It’s certainly a special spring that we all have been through. The impact that the coronavirus has had on the whole society is huge, and for an industry like the manufacturing of quality shoes, it’s meant a whole new reality. Here’s an overview of what has happened to this industry this far, and some thoughts on what might come next.
First of all, of course the worst thing with the coronavirus will always be the ones who have passed away due to the disease, and for the families and friends of those. But since this blog is about quality shoes, it’s the impact of COVID-19 on this industry that I will write about here. This far, sadly, it’s been quite fierce. And it will likely be so for some time.
Now, of course things vary from location, but in general, the shopping in physical stores have been hit to an extreme in large parts of the world. Not only in places where it’s been proper lockdowns and everything have been forced to close, also in countries/regions where stores have remained open and life in general have been relatively “normal”, the amount of shopping done in physical stores (apart from for example grocery stores and pharmacies) have been down dramatically. And shoes are mainly sold in physical stores, even if e-commerce is growing it’s still only a fraction of the total number of shoes sold that find their customers through online shopping. It’s also a fact that clothing and shoes are an area of commerce that have seen an extra large decline, since people don’t buy new clothes and shoes when they are not going to work and stay at home entirely or at least a lot. To summarise, the demand for quality shoes have been down to very low levels the past few months, in general.
For the factories, also here it varies a bit on where they are located, but in Europe almost all shoe factories have been forced to close for at least a period of time this spring. The hit this takes on the factories varies depending on the support given by local governments. In some countries the factories have to pay the workers their salary even if the factory is closed, which is bad for the economy of the factory but good for the workers. In some countries factories haven’t had to pay workers when they are at home, which is less bad for the economy of the factory but really bad for the employees. How much financial support that’s been given from governments, and in what ways, is very mixed. There’s only one thing we can say for certain, basically all shoe factories have suffered the past months.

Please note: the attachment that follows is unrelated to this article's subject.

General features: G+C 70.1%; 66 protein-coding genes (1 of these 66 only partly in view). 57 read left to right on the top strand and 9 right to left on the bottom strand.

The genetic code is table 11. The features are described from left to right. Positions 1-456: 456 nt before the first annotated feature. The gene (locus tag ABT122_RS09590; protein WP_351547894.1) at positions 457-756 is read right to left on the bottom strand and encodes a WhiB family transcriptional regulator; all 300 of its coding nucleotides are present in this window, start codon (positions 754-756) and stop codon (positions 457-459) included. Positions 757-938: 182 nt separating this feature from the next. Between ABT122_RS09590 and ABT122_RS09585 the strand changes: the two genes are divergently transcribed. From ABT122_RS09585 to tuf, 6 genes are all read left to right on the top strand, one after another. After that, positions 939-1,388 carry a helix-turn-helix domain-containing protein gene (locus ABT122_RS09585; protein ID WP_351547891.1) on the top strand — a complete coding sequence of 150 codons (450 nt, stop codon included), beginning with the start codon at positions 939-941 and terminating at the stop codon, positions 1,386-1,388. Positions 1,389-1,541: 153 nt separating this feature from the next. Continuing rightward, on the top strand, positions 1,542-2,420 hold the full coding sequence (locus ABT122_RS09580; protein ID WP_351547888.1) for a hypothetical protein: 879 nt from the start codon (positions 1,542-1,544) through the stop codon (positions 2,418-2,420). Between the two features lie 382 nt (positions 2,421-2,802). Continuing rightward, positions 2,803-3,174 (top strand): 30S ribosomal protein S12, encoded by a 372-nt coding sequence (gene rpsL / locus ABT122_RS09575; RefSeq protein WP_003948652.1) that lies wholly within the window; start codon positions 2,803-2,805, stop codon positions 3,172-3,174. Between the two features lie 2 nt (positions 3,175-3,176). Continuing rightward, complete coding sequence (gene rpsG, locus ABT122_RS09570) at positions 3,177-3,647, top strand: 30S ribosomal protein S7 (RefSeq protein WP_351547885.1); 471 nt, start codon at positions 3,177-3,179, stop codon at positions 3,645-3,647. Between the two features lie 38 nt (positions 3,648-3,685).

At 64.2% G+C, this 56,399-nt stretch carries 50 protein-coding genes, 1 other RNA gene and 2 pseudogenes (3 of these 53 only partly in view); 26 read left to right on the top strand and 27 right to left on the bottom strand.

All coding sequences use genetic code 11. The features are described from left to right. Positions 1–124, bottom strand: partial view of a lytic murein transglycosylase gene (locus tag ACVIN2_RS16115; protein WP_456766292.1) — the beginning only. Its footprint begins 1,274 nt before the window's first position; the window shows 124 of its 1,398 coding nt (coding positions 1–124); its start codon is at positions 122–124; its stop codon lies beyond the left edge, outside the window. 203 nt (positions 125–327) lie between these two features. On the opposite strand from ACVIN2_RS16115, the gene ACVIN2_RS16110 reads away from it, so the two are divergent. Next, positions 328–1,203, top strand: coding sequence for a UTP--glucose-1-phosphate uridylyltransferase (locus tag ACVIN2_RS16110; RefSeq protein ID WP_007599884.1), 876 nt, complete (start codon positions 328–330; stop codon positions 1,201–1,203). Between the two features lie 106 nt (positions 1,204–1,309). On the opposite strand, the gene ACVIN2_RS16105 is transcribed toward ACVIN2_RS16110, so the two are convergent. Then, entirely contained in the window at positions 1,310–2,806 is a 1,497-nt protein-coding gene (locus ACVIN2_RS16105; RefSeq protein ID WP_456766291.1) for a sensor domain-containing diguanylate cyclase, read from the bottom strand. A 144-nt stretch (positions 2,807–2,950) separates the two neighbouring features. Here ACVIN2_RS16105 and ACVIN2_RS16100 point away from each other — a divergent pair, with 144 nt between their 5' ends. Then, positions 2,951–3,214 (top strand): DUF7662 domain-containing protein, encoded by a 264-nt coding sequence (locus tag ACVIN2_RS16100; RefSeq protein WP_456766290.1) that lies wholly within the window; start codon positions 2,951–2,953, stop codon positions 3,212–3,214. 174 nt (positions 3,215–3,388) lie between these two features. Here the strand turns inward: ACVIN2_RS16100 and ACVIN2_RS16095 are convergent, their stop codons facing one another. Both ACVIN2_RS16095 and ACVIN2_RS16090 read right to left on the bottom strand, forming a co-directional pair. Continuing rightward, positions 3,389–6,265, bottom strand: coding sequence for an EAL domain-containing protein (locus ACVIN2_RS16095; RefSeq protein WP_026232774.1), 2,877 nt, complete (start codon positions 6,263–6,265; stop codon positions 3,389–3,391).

When the factories have been able to open up again, which in for example China has been for some time now, in Spain they were also quite quick and if factories followed a number of regulations they have been able to be open for a number of weeks, Italy came recently and England has opened up factories again just the past couple of weeks. But, it’s certainly not like they are going back to normal. First of all, in most cases, the production that have been handled after re-opening has been of orders from before COVID-19 hit, very few new orders are coming in to the factories. This means that once the old orders are done, factories have not much work anymore.